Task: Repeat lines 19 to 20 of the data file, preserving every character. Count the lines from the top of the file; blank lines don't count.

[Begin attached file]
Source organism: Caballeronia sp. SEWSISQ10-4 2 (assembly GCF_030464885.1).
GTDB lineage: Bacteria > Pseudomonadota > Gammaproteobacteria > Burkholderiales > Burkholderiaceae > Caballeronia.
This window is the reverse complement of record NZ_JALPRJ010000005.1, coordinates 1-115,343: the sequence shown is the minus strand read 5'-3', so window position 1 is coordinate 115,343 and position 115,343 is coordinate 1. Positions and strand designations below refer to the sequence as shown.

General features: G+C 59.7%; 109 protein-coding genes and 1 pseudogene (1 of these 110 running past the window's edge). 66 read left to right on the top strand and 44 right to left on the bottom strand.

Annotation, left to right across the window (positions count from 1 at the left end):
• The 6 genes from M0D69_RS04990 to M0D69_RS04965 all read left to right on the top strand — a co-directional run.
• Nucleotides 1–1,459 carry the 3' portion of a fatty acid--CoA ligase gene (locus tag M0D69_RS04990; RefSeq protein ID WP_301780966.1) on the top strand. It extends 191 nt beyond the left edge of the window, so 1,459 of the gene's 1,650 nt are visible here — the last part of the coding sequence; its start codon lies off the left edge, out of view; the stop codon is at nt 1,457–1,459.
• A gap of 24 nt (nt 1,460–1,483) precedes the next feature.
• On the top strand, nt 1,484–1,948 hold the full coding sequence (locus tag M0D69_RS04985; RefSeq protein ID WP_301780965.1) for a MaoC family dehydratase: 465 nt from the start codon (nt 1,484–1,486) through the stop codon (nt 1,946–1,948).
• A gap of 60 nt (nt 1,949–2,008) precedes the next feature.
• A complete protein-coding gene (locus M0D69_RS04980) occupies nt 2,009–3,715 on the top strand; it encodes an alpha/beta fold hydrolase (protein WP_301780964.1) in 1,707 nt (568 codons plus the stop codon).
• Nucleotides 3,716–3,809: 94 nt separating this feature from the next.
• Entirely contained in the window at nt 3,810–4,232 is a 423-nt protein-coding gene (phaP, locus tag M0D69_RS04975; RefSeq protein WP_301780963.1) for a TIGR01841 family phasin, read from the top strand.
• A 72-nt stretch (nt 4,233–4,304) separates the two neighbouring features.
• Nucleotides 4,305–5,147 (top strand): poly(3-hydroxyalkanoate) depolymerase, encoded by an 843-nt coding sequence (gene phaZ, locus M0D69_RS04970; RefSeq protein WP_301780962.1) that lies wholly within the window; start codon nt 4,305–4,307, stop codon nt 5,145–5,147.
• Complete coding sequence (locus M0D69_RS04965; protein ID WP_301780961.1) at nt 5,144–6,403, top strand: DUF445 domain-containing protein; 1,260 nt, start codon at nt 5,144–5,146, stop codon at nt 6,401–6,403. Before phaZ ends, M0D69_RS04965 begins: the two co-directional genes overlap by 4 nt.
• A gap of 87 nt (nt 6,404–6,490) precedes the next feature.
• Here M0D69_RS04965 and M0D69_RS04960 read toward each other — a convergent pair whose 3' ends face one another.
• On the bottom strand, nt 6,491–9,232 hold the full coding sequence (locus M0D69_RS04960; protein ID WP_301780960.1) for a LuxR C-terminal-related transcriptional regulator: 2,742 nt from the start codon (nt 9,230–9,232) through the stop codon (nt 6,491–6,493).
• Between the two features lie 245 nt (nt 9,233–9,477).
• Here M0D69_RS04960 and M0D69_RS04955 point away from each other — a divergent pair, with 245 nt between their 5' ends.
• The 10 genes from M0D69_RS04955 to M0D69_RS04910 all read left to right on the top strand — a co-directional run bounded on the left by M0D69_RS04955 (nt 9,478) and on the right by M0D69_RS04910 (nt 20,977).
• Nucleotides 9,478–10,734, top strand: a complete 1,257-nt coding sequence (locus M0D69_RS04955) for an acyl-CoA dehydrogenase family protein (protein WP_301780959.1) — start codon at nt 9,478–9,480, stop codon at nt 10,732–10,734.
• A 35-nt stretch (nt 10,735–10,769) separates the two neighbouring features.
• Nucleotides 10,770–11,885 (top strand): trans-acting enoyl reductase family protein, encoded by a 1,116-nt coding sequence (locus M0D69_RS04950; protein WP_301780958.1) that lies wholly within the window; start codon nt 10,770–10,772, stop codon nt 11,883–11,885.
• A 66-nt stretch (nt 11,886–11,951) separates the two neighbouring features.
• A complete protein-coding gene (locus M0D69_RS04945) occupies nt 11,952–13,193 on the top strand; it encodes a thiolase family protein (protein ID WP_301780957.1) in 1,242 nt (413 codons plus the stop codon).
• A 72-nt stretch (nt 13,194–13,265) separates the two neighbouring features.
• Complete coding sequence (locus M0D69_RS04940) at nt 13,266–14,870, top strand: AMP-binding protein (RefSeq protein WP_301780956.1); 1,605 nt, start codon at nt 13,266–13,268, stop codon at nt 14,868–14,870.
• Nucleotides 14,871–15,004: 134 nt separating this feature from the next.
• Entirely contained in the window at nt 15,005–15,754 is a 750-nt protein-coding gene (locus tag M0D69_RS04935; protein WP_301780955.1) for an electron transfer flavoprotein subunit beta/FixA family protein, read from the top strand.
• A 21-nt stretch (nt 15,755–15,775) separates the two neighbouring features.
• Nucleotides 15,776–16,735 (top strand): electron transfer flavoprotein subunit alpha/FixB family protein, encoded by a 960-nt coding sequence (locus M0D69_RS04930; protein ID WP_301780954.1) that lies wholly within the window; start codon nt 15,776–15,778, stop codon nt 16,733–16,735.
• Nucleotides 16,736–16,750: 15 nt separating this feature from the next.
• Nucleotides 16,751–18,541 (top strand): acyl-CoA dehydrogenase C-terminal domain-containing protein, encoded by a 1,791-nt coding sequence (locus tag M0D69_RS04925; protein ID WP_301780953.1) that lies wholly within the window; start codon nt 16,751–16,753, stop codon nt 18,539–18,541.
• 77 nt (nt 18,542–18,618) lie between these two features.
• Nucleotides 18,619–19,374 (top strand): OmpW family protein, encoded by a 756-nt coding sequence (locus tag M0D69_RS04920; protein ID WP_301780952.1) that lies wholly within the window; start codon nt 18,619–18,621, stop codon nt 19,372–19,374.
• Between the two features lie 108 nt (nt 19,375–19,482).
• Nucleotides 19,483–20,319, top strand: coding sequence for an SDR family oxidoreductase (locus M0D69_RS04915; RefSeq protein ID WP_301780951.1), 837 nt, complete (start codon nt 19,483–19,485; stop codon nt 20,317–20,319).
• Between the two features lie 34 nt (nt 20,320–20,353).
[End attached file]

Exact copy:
• On the bottom strand, nt 6,491–9,232 hold the full coding sequence (locus M0D69_RS04960; protein ID WP_301780960.1) for a LuxR C-terminal-related transcriptional regulator: 2,742 nt from the start codon (nt 9,230–9,232) through the stop codon (nt 6,491–6,493).
• Between the two features lie 245 nt (nt 9,233–9,477).